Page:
Once there is enough vaccine, Walensky said, “we very much need to make sure that everybody rolls up their sleeves when it’s their turn, when they’re eligible.”

Dr. Anthony Fauci, director of the National Institute of Allergy and Infectious Diseases, on Thursday said that “open season” for vaccination could begin in April, and the majority of Americans could be vaccinated by the middle or the end of the summer.

9:53 a.m. ET, February 14, 2021

Covid-19 cases have declined sharply. Experts say these factors will determine what happens next

From CNN's Christina Maxouris

A tray of syringes filled with Covid-19 vaccine is seen in Los Angeles, on February 11.
A tray of syringes filled with Covid-19 vaccine is seen in Los Angeles, on February 11. Jason Armond/Los Angeles Times/Getty Images

Despite declining Covid-19 cases and hospitalizations, experts warn: when it comes to the pandemic, the US is not yet out of the woods.

According to the latest model from the University of Washington's Institute for Health Metrics and Evaluation, another 130,000 Americans are projected to die of the virus over the next three and a half months,

And while Covid-19 numbers may be trending in the right direction now, there are four key factors that will determine how the next months unfold, the IHME said in a briefing accompanying its model.

The two first factors are things that will help drive pandemic numbers down. They are increasing vaccinations and declining seasonality – referring to the pattern of lower transmission that's likely in the US during the spring and summer months.

"Two factors, however, can slow or even reverse the declines that have begun," the IHME team said.

The first factor is the spread of the B.1.1.7 variant, which was first identified in the UK and experts warned could become the dominant strain in the US by spring. Data from the Centers for Disease Control and Prevention shows more than 980 cases of the variant have so far been detected across 37 states.

The second factor, according to the IHME team, is "increased behaviors that favor COVID-19 transmission."

"Transmission has been contained over the winter through mask wearing, decreased mobility, and avoidance of high-risk settings such as indoor dining," the team said. "As daily case counts decline and vaccination increases, behaviors are likely to change towards increased risk of transmission."

That's why experts say now is not the time for the US to let down its guard, even as a growing list of governors loosen Covid-19 restrictions.

Read the full story here.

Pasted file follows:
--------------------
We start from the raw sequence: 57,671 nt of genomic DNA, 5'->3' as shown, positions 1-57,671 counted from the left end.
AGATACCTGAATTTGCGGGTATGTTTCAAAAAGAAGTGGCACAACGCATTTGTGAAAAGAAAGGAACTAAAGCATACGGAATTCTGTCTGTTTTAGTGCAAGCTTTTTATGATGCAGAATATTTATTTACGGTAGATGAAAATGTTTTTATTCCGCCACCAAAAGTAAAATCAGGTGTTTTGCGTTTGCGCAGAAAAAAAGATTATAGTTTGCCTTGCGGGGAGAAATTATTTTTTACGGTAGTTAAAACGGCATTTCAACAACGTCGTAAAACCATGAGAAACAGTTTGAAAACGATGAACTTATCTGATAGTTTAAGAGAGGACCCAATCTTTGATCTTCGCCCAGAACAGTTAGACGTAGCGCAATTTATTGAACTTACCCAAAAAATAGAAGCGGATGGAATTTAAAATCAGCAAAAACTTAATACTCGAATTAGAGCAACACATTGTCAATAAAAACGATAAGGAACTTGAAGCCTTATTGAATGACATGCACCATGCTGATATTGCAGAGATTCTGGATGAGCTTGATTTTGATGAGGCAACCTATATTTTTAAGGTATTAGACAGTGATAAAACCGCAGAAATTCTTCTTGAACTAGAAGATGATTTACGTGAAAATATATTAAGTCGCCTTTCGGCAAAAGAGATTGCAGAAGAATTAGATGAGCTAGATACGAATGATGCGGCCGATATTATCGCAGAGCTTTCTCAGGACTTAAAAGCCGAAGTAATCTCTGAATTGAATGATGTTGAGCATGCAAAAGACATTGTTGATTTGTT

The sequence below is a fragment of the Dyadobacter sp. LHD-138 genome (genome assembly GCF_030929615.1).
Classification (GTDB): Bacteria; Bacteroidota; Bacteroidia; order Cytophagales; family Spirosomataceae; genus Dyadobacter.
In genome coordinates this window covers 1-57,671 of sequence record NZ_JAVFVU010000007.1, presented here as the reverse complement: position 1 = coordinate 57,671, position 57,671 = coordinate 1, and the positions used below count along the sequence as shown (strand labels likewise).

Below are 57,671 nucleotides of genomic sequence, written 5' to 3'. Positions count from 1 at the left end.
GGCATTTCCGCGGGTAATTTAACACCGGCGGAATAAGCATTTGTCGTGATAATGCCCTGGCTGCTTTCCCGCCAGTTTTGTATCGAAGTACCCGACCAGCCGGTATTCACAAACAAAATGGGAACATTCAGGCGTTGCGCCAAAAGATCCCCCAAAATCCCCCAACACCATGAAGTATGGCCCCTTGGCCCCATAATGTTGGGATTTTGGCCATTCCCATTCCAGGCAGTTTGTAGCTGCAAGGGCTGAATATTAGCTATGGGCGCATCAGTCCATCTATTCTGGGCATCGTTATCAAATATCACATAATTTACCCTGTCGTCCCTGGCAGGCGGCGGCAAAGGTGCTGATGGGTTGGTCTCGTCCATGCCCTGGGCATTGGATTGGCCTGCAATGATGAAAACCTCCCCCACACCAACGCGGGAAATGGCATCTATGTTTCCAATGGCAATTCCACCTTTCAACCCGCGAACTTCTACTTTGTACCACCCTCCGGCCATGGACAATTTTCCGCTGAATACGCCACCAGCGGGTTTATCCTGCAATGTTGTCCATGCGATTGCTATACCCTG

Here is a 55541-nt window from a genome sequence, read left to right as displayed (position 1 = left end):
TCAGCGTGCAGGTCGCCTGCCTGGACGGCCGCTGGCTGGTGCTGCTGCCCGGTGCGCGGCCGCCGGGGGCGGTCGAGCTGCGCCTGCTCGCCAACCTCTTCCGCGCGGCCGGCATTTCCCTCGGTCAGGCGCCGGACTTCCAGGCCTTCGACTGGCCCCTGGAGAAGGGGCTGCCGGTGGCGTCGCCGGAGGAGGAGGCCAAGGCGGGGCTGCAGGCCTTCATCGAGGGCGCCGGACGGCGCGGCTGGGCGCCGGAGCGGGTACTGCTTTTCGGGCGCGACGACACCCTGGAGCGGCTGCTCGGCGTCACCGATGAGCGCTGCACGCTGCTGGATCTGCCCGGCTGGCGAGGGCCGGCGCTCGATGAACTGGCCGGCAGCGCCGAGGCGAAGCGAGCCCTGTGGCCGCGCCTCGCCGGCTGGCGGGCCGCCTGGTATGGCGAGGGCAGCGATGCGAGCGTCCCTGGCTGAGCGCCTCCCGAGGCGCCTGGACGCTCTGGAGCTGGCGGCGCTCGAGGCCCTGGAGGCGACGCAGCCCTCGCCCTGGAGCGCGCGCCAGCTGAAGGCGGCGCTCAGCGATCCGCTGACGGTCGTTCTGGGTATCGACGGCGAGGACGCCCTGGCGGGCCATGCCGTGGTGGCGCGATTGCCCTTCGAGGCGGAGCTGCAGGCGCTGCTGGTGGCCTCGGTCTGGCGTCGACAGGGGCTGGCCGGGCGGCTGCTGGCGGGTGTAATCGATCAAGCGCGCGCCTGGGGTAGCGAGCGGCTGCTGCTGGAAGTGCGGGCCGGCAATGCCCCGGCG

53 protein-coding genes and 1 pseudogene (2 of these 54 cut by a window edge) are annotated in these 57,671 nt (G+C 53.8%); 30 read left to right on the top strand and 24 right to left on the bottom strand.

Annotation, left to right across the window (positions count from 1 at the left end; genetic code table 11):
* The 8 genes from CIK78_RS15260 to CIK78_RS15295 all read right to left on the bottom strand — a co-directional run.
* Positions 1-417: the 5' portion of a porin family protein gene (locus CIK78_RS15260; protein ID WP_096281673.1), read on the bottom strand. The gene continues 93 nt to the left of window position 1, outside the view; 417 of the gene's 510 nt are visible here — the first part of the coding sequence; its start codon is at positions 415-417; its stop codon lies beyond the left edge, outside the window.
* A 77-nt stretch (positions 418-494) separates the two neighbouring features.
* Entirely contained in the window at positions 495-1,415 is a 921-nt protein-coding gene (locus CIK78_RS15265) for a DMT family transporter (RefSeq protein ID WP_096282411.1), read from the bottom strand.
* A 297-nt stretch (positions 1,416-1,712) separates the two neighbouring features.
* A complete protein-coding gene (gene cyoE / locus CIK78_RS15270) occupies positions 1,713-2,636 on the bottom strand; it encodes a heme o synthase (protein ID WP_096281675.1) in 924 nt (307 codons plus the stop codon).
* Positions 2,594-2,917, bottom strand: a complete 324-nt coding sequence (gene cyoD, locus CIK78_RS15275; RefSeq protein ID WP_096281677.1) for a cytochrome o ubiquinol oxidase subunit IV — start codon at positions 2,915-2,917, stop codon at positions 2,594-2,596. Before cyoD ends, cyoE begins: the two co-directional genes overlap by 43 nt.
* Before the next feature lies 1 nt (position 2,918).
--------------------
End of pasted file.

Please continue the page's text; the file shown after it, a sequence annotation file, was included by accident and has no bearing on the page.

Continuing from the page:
9:42 a.m. ET, February 14, 2021

When we can go back to normal "depends on how we behave right now," CDC director says

From CNN's Ben Tinker

As of Sunday morning, there have been more than 27.5 million confirmed Covid-19 cases in the United States, according to data compiled by Johns Hopkins University. While the seven-day average of new cases is down significantly week over week, there is still sustained community transmission of the virus across the country.

“Do you think that, by the end of this year, you and I will be able to walk down the street without a mask?” Fox News’ Chris Wallace asked US Centers for Disease Control and Prevention Director Dr. Rochelle Walensky on “Fox News Sunday.”

“I think that very much depends on how we behave right now,” Walensky replied. “All of us need to do our part. If we have another surge because we are not taking the proper mitigation strategies, I think it would be foolish for me to project.”
10:57 a.m. ET, February 14, 2021

Iran reports more than 7,300 new Covid-19 cases

From CNN’s Ramin Mostaghim

Iran reported 7,390 new daily coronavirus cases on Sunday, bringing the country's total number of Covid-19 related cases to 1,518,263.

The new Covid-19 related case infection numbers were announced by Iran’s Health Ministry spokeswoman Sima Sadaat Lari in a news conference on state TV. 

The country also reported 62 new Covid-19 related deaths, bringing the country's death toll to 58,945 on Sunday.

The Health Ministry said 3,709 patients remain hospitalized in ICU. 

Iran is the hardest hit Middle East country by the coronavirus pandemic in total cases and deaths. 

On Tuesday, Iran began its rollout of the Russian Sputnik V vaccine, according to a live broadcast on state television. 

Health Minister Saeed Namaki said the top priority groups for vaccination are doctors and nurses working at intensive care units of the hospitals.

The country continues to keep restrictions in place to try to avoid a larger outbreak of cases. 

10:57 a.m. ET, February 14, 2021

Japan approves Pfizer/BioNTech vaccine 

From CNN’s Junko Ogura

Japan has officially approved Pfizer/BioNTech's Covid-19 vaccine, the nation’s Health Ministry said on Sunday.

This is the first coronavirus vaccine approved in Japan.

The country received a shipment of roughly 400,000 doses of the vaccine from Belgium on Friday, the Health Ministry added.

Japan is currently witnessing its third wave of coronavirus and has recorded 415,184 confirmed cases as of Saturday.

The country is set to host the Summer Olympic Games in July.